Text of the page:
Nonetheless, moments like this are seductive in a student coffee house, with a physical manifestation of your research in hand and fellow sufferers all around you absorbed in their books and laptops and chitchat. They remind me how I used to grin like an idiot my first year whenever I crossed Royce quad and heard Powell's bells chiming the hour. They remind me of the similar sort of awe I felt when I finally saw Oxford and Cambridge for myself last summer. And they even remind me why I wanted to spend a year of many sleepless nights researching a long dead lady I've adored since high school.

Props to anyone who's actually read this far. And a related link that may be of particular interest to aprendiz, both for the general topic and because the author apparently belonged to the Department of Spanish and Portugese:

Straight Talk about Graduate School, by recovering academic Dorothea Salo (found via a post in applyingtograd about reasons people quit grad school).

feeling: awakecaffeinated
listening to: the gentle hum of tenth-week panic
a still verdictless life
18 February 2007 @ 01:42 am

Happy Lunar New Year to the asian and the asian at heart. ;)

It seems my automotive stars are not aligning lately. Or maybe they are, depending on your point of view.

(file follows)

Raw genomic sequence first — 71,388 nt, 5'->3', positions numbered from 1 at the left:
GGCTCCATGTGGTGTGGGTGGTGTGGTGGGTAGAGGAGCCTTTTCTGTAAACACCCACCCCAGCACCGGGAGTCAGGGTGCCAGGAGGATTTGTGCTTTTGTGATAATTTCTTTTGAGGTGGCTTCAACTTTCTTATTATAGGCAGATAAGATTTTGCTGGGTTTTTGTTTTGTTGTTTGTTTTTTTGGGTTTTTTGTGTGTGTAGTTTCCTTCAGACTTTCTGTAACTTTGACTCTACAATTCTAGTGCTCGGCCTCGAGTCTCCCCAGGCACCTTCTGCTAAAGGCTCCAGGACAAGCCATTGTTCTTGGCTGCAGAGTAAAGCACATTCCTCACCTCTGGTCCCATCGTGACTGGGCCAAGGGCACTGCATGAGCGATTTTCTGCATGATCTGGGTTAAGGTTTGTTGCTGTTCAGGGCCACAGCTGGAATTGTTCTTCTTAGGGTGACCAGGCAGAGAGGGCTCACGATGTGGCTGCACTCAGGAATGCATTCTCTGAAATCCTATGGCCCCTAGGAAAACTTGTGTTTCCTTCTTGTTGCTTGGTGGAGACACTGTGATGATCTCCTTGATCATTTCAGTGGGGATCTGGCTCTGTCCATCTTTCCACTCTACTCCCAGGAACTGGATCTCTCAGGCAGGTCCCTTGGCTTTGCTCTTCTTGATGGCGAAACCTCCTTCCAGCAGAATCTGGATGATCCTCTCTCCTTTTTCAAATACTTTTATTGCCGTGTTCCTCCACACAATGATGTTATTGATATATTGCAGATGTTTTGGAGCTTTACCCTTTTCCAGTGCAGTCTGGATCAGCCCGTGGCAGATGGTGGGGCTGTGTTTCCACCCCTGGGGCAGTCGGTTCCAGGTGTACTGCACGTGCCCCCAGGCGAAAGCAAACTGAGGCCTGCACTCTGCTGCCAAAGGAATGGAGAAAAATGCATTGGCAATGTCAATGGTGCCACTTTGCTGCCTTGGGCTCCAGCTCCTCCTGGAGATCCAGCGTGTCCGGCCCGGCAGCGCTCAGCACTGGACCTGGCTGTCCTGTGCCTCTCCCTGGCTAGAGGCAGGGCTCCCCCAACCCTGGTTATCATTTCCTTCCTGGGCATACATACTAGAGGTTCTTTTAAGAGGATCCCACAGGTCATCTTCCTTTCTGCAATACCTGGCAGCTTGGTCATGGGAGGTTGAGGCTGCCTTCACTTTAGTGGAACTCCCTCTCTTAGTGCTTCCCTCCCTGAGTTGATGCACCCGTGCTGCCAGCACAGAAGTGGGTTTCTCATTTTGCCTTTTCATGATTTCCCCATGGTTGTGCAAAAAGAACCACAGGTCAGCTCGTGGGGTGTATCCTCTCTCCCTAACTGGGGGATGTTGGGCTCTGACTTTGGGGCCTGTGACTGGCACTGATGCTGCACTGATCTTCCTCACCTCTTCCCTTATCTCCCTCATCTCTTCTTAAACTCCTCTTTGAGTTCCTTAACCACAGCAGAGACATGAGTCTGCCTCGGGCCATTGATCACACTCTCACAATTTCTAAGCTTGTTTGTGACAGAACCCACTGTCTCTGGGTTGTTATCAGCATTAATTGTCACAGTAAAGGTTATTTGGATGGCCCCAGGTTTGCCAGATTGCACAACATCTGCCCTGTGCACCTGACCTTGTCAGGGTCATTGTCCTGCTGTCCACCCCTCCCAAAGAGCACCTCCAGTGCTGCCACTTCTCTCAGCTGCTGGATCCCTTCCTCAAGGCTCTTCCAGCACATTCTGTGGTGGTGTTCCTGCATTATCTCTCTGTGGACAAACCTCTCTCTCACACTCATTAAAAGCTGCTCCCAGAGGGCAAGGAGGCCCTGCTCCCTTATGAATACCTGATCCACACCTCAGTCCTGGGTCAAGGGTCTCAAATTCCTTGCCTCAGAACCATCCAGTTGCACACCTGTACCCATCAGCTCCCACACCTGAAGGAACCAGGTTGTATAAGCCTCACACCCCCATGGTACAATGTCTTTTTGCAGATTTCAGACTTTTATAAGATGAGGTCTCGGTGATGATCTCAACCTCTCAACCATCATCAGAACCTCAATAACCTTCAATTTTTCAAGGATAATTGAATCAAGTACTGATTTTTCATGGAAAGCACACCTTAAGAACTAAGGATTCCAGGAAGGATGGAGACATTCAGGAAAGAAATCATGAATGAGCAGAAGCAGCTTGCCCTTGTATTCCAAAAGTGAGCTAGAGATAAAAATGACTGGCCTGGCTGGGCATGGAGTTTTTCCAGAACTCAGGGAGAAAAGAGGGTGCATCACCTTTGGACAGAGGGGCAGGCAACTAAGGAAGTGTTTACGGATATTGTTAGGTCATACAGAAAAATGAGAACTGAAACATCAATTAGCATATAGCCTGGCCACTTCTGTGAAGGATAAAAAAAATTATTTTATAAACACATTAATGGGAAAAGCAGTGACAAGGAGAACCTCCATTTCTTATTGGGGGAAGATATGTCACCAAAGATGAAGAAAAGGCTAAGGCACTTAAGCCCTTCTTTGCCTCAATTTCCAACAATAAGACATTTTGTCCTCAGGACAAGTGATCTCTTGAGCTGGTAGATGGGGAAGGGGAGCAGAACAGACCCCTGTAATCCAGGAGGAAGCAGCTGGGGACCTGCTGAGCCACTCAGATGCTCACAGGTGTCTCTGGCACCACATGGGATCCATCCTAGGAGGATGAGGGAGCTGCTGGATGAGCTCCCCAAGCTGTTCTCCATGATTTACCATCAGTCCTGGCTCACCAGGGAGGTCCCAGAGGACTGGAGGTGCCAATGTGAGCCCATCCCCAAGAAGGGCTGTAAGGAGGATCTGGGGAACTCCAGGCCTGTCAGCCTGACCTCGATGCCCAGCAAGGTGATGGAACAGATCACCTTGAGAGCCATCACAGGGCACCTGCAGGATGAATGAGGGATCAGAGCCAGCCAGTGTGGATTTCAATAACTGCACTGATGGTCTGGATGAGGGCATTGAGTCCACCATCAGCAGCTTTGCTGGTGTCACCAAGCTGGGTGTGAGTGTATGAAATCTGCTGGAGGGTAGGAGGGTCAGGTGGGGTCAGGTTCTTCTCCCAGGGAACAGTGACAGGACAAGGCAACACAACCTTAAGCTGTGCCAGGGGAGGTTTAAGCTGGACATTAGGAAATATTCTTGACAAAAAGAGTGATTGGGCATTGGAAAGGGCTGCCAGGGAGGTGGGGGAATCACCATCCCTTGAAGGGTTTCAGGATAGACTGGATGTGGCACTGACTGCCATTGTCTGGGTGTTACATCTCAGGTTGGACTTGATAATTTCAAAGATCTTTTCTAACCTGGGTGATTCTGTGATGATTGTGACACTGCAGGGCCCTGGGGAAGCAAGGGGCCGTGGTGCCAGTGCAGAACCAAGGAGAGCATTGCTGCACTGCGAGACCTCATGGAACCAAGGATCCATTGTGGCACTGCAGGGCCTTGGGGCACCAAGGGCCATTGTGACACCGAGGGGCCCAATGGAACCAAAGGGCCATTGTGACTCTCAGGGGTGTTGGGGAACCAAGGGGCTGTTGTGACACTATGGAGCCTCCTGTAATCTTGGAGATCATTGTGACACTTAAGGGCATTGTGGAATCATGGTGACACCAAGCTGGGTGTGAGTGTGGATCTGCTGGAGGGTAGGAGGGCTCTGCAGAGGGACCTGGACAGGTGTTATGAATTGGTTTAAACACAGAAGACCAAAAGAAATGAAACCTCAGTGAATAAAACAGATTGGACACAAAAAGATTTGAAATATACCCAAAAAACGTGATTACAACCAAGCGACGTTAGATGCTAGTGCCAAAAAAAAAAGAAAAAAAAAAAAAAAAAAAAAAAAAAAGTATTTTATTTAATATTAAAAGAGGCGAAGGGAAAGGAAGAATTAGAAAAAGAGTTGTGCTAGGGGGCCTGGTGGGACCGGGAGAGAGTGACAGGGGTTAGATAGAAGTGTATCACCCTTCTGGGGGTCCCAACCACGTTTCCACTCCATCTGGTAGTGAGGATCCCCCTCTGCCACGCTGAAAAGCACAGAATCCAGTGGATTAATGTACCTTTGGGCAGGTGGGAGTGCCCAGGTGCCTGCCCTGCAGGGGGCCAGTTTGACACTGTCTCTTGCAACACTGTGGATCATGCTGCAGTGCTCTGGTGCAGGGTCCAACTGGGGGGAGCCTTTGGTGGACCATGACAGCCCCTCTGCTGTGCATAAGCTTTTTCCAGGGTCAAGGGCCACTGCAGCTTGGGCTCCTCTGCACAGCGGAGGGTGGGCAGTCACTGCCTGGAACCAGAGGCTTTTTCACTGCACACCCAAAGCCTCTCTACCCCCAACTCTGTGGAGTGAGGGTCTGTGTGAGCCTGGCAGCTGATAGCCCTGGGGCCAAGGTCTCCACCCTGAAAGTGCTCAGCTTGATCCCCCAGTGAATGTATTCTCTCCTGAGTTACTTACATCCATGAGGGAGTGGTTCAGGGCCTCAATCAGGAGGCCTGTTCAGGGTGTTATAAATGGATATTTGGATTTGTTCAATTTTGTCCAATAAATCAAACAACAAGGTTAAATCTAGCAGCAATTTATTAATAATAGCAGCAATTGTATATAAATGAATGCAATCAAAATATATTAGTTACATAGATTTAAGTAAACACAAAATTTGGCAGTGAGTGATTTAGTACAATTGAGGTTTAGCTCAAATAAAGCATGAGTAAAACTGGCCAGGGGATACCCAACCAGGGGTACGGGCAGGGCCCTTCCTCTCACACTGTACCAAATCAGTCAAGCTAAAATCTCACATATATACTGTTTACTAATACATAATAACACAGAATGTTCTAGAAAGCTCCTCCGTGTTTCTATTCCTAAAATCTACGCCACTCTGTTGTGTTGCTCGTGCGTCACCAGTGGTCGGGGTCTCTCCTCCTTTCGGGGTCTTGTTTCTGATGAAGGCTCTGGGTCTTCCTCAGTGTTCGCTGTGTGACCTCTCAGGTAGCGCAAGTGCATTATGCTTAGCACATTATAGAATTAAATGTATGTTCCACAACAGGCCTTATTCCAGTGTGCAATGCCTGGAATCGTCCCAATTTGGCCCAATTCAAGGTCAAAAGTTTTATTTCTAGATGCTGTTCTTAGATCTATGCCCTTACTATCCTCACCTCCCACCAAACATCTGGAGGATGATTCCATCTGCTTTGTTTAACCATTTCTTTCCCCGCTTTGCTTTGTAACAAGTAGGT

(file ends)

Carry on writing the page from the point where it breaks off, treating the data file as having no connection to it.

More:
My car's been sitting at a body shop for the past four weeks, supposedly being repaired, then not being repaired due to some insurance confusion, and then finally really being repaired, no srsly this time sry lolz.

Today I set off in my rental for a family New Year dinner, looking forward to a rare evening of real food (as opposed to student food). I got as far as the freeway on-ramp when the driver behind me started gesturing wildly. Weirdo, I thought. Then I realized he was pointing at something. Flat tire. Of course.

The way my luck with cars has been running, I suppose I should just be glad I'm still in one piece. Things could be infinitely worse rather than just expensive and annoying. But they're still...expensive and annoying.

An old roommate of mine grew up a devout Christian but began questioning her faith after being in three car accidents within a short period of time. She said she was angry with God until a friend pointed out that she'd walked away from all three without a scratch. That changed her perspective entirely.

I am not a devout anything, but I try to keep her story in mind.

Remember how Ally McBeal would periodically bang her head against her office door and mutter, "I have my health... I have my health... I have my health..."? Yeah.

"In headaches and in worry
Vaguely life leaks away,
And Time will have his fancy
To-morrow or to-day."
Happy New Year.

listening to: crickets
a still verdictless life
10 August 2006 @ 05:14 pm
...in the River Avon. Back in September.